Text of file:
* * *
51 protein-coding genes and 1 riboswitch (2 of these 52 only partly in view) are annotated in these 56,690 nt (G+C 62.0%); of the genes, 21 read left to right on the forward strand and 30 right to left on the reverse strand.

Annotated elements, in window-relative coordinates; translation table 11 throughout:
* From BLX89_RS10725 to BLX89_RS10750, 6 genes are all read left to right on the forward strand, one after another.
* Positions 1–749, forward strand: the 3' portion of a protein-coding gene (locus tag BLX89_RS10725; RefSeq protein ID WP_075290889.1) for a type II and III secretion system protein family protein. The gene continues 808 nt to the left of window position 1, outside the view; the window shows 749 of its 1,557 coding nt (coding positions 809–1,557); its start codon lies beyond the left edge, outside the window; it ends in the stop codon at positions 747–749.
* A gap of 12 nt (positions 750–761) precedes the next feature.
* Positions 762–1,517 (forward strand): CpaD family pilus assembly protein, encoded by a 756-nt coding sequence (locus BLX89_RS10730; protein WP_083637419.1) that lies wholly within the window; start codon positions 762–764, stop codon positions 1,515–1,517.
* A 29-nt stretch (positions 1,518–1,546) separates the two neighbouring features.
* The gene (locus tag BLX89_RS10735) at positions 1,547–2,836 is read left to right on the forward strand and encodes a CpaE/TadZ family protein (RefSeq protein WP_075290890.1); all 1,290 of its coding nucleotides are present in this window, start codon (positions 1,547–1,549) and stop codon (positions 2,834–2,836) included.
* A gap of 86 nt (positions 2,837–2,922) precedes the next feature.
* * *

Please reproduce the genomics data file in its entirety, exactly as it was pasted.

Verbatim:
51 protein-coding genes and 1 riboswitch (2 of these 52 only partly in view) are annotated in these 56,690 nt (G+C 62.0%); of the genes, 21 read left to right on the forward strand and 30 right to left on the reverse strand.

Annotated elements, in window-relative coordinates; translation table 11 throughout:
* From BLX89_RS10725 to BLX89_RS10750, 6 genes are all read left to right on the forward strand, one after another.
* Positions 1–749, forward strand: the 3' portion of a protein-coding gene (locus tag BLX89_RS10725; RefSeq protein ID WP_075290889.1) for a type II and III secretion system protein family protein. The gene continues 808 nt to the left of window position 1, outside the view; the window shows 749 of its 1,557 coding nt (coding positions 809–1,557); its start codon lies beyond the left edge, outside the window; it ends in the stop codon at positions 747–749.
* A gap of 12 nt (positions 750–761) precedes the next feature.
* Positions 762–1,517 (forward strand): CpaD family pilus assembly protein, encoded by a 756-nt coding sequence (locus BLX89_RS10730; protein WP_083637419.1) that lies wholly within the window; start codon positions 762–764, stop codon positions 1,515–1,517.
* A 29-nt stretch (positions 1,518–1,546) separates the two neighbouring features.
* The gene (locus tag BLX89_RS10735) at positions 1,547–2,836 is read left to right on the forward strand and encodes a CpaE/TadZ family protein (RefSeq protein WP_075290890.1); all 1,290 of its coding nucleotides are present in this window, start codon (positions 1,547–1,549) and stop codon (positions 2,834–2,836) included.
* A gap of 86 nt (positions 2,837–2,922) precedes the next feature.